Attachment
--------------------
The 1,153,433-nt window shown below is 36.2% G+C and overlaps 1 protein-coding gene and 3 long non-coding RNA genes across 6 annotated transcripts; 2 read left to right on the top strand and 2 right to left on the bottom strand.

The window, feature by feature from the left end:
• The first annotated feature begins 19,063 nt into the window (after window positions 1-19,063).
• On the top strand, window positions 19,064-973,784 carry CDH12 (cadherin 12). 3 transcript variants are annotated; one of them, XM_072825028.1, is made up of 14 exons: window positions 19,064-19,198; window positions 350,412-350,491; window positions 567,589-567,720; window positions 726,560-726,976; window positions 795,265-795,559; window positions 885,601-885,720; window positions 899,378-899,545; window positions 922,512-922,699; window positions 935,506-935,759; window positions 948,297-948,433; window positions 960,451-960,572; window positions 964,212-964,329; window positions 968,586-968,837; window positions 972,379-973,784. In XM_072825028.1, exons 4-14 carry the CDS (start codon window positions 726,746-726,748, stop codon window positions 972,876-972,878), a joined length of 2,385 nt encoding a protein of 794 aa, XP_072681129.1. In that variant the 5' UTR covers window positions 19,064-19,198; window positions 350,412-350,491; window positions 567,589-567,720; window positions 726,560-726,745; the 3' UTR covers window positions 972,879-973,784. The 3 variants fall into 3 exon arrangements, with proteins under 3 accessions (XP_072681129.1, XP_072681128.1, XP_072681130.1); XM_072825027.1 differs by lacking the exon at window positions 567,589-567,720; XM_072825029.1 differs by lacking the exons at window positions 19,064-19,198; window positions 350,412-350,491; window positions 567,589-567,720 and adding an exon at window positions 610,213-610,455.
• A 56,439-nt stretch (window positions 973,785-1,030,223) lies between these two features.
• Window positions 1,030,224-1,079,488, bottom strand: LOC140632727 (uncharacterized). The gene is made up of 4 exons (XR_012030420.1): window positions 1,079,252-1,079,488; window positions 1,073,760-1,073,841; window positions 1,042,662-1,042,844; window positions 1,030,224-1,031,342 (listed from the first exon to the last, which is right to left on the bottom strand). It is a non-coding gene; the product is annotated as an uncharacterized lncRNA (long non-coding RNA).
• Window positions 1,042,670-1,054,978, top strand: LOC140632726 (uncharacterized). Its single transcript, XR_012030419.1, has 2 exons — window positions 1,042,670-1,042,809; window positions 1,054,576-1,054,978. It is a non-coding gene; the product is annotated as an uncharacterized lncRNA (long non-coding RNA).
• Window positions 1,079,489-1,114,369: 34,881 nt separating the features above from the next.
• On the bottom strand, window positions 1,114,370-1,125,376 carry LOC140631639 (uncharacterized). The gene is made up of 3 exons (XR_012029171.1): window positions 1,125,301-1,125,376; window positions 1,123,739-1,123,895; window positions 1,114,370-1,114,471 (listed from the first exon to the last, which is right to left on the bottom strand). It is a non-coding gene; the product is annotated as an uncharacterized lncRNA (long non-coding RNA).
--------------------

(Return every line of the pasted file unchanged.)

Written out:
The 1,153,433-nt window shown below is 36.2% G+C and overlaps 1 protein-coding gene and 3 long non-coding RNA genes across 6 annotated transcripts; 2 read left to right on the top strand and 2 right to left on the bottom strand.

The window, feature by feature from the left end:
• The first annotated feature begins 19,063 nt into the window (after window positions 1-19,063).
• On the top strand, window positions 19,064-973,784 carry CDH12 (cadherin 12). 3 transcript variants are annotated; one of them, XM_072825028.1, is made up of 14 exons: window positions 19,064-19,198; window positions 350,412-350,491; window positions 567,589-567,720; window positions 726,560-726,976; window positions 795,265-795,559; window positions 885,601-885,720; window positions 899,378-899,545; window positions 922,512-922,699; window positions 935,506-935,759; window positions 948,297-948,433; window positions 960,451-960,572; window positions 964,212-964,329; window positions 968,586-968,837; window positions 972,379-973,784. In XM_072825028.1, exons 4-14 carry the CDS (start codon window positions 726,746-726,748, stop codon window positions 972,876-972,878), a joined length of 2,385 nt encoding a protein of 794 aa, XP_072681129.1. In that variant the 5' UTR covers window positions 19,064-19,198; window positions 350,412-350,491; window positions 567,589-567,720; window positions 726,560-726,745; the 3' UTR covers window positions 972,879-973,784. The 3 variants fall into 3 exon arrangements, with proteins under 3 accessions (XP_072681129.1, XP_072681128.1, XP_072681130.1); XM_072825027.1 differs by lacking the exon at window positions 567,589-567,720; XM_072825029.1 differs by lacking the exons at window positions 19,064-19,198; window positions 350,412-350,491; window positions 567,589-567,720 and adding an exon at window positions 610,213-610,455.
• A 56,439-nt stretch (window positions 973,785-1,030,223) lies between these two features.
• Window positions 1,030,224-1,079,488, bottom strand: LOC140632727 (uncharacterized). The gene is made up of 4 exons (XR_012030420.1): window positions 1,079,252-1,079,488; window positions 1,073,760-1,073,841; window positions 1,042,662-1,042,844; window positions 1,030,224-1,031,342 (listed from the first exon to the last, which is right to left on the bottom strand). It is a non-coding gene; the product is annotated as an uncharacterized lncRNA (long non-coding RNA).
• Window positions 1,042,670-1,054,978, top strand: LOC140632726 (uncharacterized). Its single transcript, XR_012030419.1, has 2 exons — window positions 1,042,670-1,042,809; window positions 1,054,576-1,054,978. It is a non-coding gene; the product is annotated as an uncharacterized lncRNA (long non-coding RNA).
• Window positions 1,079,489-1,114,369: 34,881 nt separating the features above from the next.
• On the bottom strand, window positions 1,114,370-1,125,376 carry LOC140631639 (uncharacterized). The gene is made up of 3 exons (XR_012029171.1): window positions 1,125,301-1,125,376; window positions 1,123,739-1,123,895; window positions 1,114,370-1,114,471 (listed from the first exon to the last, which is right to left on the bottom strand). It is a non-coding gene; the product is annotated as an uncharacterized lncRNA (long non-coding RNA).